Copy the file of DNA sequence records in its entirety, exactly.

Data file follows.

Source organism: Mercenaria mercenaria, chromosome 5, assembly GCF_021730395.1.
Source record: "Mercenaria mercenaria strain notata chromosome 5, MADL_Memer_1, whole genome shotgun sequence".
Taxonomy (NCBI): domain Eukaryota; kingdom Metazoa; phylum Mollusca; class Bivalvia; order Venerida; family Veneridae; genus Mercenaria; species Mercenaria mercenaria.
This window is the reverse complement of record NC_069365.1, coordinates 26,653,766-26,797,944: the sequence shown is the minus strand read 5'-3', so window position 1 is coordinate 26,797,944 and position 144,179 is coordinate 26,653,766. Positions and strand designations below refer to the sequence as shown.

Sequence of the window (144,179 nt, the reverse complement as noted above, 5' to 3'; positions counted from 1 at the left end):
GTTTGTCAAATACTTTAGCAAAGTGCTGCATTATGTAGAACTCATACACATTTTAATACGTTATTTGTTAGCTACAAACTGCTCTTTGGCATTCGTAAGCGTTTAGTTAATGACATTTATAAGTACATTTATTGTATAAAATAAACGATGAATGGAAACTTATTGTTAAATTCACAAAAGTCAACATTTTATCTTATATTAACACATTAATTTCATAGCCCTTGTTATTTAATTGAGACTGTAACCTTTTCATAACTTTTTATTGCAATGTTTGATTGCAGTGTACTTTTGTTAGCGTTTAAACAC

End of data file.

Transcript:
Source organism: Mercenaria mercenaria, chromosome 5, assembly GCF_021730395.1.
Source record: "Mercenaria mercenaria strain notata chromosome 5, MADL_Memer_1, whole genome shotgun sequence".
Taxonomy (NCBI): domain Eukaryota; kingdom Metazoa; phylum Mollusca; class Bivalvia; order Venerida; family Veneridae; genus Mercenaria; species Mercenaria mercenaria.
This window is the reverse complement of record NC_069365.1, coordinates 26,653,766-26,797,944: the sequence shown is the minus strand read 5'-3', so window position 1 is coordinate 26,797,944 and position 144,179 is coordinate 26,653,766. Positions and strand designations below refer to the sequence as shown.

Sequence of the window (144,179 nt, the reverse complement as noted above, 5' to 3'; positions counted from 1 at the left end):
GTTTGTCAAATACTTTAGCAAAGTGCTGCATTATGTAGAACTCATACACATTTTAATACGTTATTTGTTAGCTACAAACTGCTCTTTGGCATTCGTAAGCGTTTAGTTAATGACATTTATAAGTACATTTATTGTATAAAATAAACGATGAATGGAAACTTATTGTTAAATTCACAAAAGTCAACATTTTATCTTATATTAACACATTAATTTCATAGCCCTTGTTATTTAATTGAGACTGTAACCTTTTCATAACTTTTTATTGCAATGTTTGATTGCAGTGTACTTTTGTTAGCGTTTAAACAC